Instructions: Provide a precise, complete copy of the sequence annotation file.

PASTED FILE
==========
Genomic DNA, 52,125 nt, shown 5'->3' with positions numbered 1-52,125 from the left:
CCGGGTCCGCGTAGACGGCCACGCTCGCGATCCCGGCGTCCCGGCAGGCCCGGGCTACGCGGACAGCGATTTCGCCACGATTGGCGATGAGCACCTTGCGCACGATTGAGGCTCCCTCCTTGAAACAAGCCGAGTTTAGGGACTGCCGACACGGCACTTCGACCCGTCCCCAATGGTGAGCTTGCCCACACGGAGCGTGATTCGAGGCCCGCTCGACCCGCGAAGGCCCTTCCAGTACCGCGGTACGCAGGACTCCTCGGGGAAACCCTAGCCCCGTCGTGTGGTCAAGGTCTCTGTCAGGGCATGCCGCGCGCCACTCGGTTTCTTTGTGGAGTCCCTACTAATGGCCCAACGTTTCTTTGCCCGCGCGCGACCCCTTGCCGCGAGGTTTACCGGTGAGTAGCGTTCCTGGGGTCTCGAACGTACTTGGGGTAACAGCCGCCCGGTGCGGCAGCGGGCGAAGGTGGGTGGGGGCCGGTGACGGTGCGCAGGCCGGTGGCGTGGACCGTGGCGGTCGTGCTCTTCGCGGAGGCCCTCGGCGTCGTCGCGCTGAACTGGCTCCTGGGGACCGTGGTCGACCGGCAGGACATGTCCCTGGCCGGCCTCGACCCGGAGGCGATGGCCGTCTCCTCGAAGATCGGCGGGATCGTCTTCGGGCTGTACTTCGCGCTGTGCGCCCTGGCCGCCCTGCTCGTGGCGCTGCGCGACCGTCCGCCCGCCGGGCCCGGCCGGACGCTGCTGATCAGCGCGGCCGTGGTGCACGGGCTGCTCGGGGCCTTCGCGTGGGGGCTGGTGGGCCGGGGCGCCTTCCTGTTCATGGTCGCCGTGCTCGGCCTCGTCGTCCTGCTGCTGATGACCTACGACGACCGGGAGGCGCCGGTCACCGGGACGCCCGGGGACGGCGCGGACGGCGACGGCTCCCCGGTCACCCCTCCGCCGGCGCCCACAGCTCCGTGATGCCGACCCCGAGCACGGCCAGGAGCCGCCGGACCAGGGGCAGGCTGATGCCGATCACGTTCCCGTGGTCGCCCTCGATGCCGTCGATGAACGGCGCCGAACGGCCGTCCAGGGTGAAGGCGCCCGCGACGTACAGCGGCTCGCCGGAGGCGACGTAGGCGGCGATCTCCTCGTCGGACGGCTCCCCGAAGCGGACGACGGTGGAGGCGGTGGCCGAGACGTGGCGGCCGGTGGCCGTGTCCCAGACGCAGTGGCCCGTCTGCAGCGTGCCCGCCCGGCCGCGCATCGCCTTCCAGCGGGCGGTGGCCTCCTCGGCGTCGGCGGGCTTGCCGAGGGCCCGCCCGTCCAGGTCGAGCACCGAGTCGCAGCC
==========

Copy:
Genomic DNA, 52,125 nt, shown 5'->3' with positions numbered 1-52,125 from the left:
CCGGGTCCGCGTAGACGGCCACGCTCGCGATCCCGGCGTCCCGGCAGGCCCGGGCTACGCGGACAGCGATTTCGCCACGATTGGCGATGAGCACCTTGCGCACGATTGAGGCTCCCTCCTTGAAACAAGCCGAGTTTAGGGACTGCCGACACGGCACTTCGACCCGTCCCCAATGGTGAGCTTGCCCACACGGAGCGTGATTCGAGGCCCGCTCGACCCGCGAAGGCCCTTCCAGTACCGCGGTACGCAGGACTCCTCGGGGAAACCCTAGCCCCGTCGTGTGGTCAAGGTCTCTGTCAGGGCATGCCGCGCGCCACTCGGTTTCTTTGTGGAGTCCCTACTAATGGCCCAACGTTTCTTTGCCCGCGCGCGACCCCTTGCCGCGAGGTTTACCGGTGAGTAGCGTTCCTGGGGTCTCGAACGTACTTGGGGTAACAGCCGCCCGGTGCGGCAGCGGGCGAAGGTGGGTGGGGGCCGGTGACGGTGCGCAGGCCGGTGGCGTGGACCGTGGCGGTCGTGCTCTTCGCGGAGGCCCTCGGCGTCGTCGCGCTGAACTGGCTCCTGGGGACCGTGGTCGACCGGCAGGACATGTCCCTGGCCGGCCTCGACCCGGAGGCGATGGCCGTCTCCTCGAAGATCGGCGGGATCGTCTTCGGGCTGTACTTCGCGCTGTGCGCCCTGGCCGCCCTGCTCGTGGCGCTGCGCGACCGTCCGCCCGCCGGGCCCGGCCGGACGCTGCTGATCAGCGCGGCCGTGGTGCACGGGCTGCTCGGGGCCTTCGCGTGGGGGCTGGTGGGCCGGGGCGCCTTCCTGTTCATGGTCGCCGTGCTCGGCCTCGTCGTCCTGCTGCTGATGACCTACGACGACCGGGAGGCGCCGGTCACCGGGACGCCCGGGGACGGCGCGGACGGCGACGGCTCCCCGGTCACCCCTCCGCCGGCGCCCACAGCTCCGTGATGCCGACCCCGAGCACGGCCAGGAGCCGCCGGACCAGGGGCAGGCTGATGCCGATCACGTTCCCGTGGTCGCCCTCGATGCCGTCGATGAACGGCGCCGAACGGCCGTCCAGGGTGAAGGCGCCCGCGACGTACAGCGGCTCGCCGGAGGCGACGTAGGCGGCGATCTCCTCGTCGGACGGCTCCCCGAAGCGGACGACGGTGGAGGCGGTGGCCGAGACGTGGCGGCCGGTGGCCGTGTCCCAGACGCAGTGGCCCGTCTGCAGCGTGCCCGCCCGGCCGCGCATCGCCTTCCAGCGGGCGGTGGCCTCCTCGGCGTCGGCGGGCTTGCCGAGGGCCCGCCCGTCCAGGTCGAGCACCGAGTCGCAGCC